Catalina Island Company Unveils New 95-Room Hotel Atwater Following Extensive Transformation of Historic Property

USA, Avalon, California. September 05, 2019

The Catalina Island Company announces the reopening of the historic Hotel Atwater following a total transformation, bringing an exciting new guest experience to the beautiful seaside town of Avalon, just off the Southern California coast on Catalina Island. On the cusp of its 100th anniversary, the completely revitalized property, which originally opened in 1920, offers modern amenities and a revamped design while preserving its roots as part of the Wrigley family legacy.

"Hotel Atwater was the first major project undertaken by chewing gum magnate William Wrigley Jr. after he purchased the Catalina Island Company in 1919, and its reopening is truly a significant event in the island's history," said Randall Herrel, president and chief executive officer of Catalina Island Company. "Through thoughtful renovation, we're excited to be able to offer an enhanced guest experience that stays true to Hotel Atwater's historic beginnings, celebrates the centennial of Wrigley falling in love with the destination, and gives guests another compelling reason to visit Catalina Island."

Hotel Atwater was named in honor of Helen Atwater Wrigley, wife of Wrigley's son Philip Knight Wrigley. This family legacy is reflected in nostalgic elements throughout the hotel, from bud vases filled with fragrant carnations to complimentary splits of sparkling wine in every room, tributes to Helen's love of flowers and glass of bubbly she enjoyed every evening before bed.

The new Hotel Atwater boasts island-inspired décor and updated amenities, all less than a block from the beach. The 95 guestrooms are bright and airy, with pops of bright coral and pale teal. The suites offer king beds, one and a half baths, a separate living space with a sleeper sofa, bar and desk, and views of the ocean, town of Avalon or mountains. Standard rooms offer king or queen beds. All rooms include high-tech modern comforts including digital concierge tablets, high-speed Wi-Fi and smart televisions.

A nod to Helen Atwater's legendary hospitality, the hotel's inviting lobby features welcoming seating areas to encourage conversation and draw guests in from the moment they arrive. Decorative elements including the original Wrigley family safe, books of family history and an accordion and harp to reflect Helen's love of music. New fully-equipped meeting and event space allows for gatherings of up to 65 people.

With rates starting at $199/night, Hotel Atwater offers guests a suite of amenities and access to Catalina Island Company experiences. Included in the $30 destination fee, guests will receive a $40 food and beverage credit per night to be used at Avalon Grille, Mt. Ada, Descanso Beach Club and Descanso Fresh; access to Island Spa Catalina's Wellness Studio; beach towels and access to Descanso Beach Club; complimentary tickets for the Discover the Casino Tour and Glass Bottom Boat Voyage; use of bicycles to get around Avalon, and luggage service to and from the ferry terminal.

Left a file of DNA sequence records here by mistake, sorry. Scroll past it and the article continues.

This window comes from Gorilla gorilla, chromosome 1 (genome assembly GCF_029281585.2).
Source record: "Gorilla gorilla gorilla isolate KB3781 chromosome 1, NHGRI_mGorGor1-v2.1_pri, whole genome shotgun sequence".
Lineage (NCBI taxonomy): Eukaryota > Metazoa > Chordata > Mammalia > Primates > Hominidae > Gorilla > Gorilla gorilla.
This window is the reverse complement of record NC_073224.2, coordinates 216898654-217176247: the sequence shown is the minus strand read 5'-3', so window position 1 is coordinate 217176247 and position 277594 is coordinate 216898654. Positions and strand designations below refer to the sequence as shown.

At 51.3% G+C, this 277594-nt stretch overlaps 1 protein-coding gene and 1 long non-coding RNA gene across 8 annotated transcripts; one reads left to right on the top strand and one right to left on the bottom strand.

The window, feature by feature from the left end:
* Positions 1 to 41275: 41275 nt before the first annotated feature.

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Hotel Group Meetings: Demand vs. Supply

It is a great time for hotel group meetings. It is expected that once again this sector will grow by 5-10% in 2020, partly due to the increasing value of in-person group meetings. Because people now spend so much time in front of their screens, face-to-face interactions have become a more treasured commodity in our modern world. Plus, the use of social media reinforces the value of engagement, discussion, conversation, and networking - all areas where group meetings shine. Despite this rosy outlook, there is a concern that demand for meetings far exceeds the supply of suitable venues and hotels. There are very few "big box" properties with 500-plus rooms and extensive conference facilities being built, and this shortage of inventory could pose a serious challenge for meeting planners. In addition to location concerns, the role of the meeting planner has also evolved significantly. Planners are no longer just meeting coordinators - they are de facto travel agents. Cultural interactions, local dining, experiential travel, and team-building activities are all now a part of their meeting mix. Plus, they have to cater to evolving tastes. Millennials are insisting on healthier venues and activities, and to meet their demands, hotels are making yoga breaks, fresh-pressed juices, plant-based diets, state-of-the-art gyms, and locally-sourced menus available. Millennials are also insisting that meeting venues practice Corporate Social Responsibility, which means upholding sustainable and ethical values; investment in the local community; health and well-being of employees; and general business practices that reflect being good citizens of the planet. Finally, there is a growing trend to merge meetings with other local events, such as music festivals, sporting events, and cultural attractions. The December Hotel Business Review will report on issues relevant to group meetings and will document what some hotels are doing to support this part of their operations.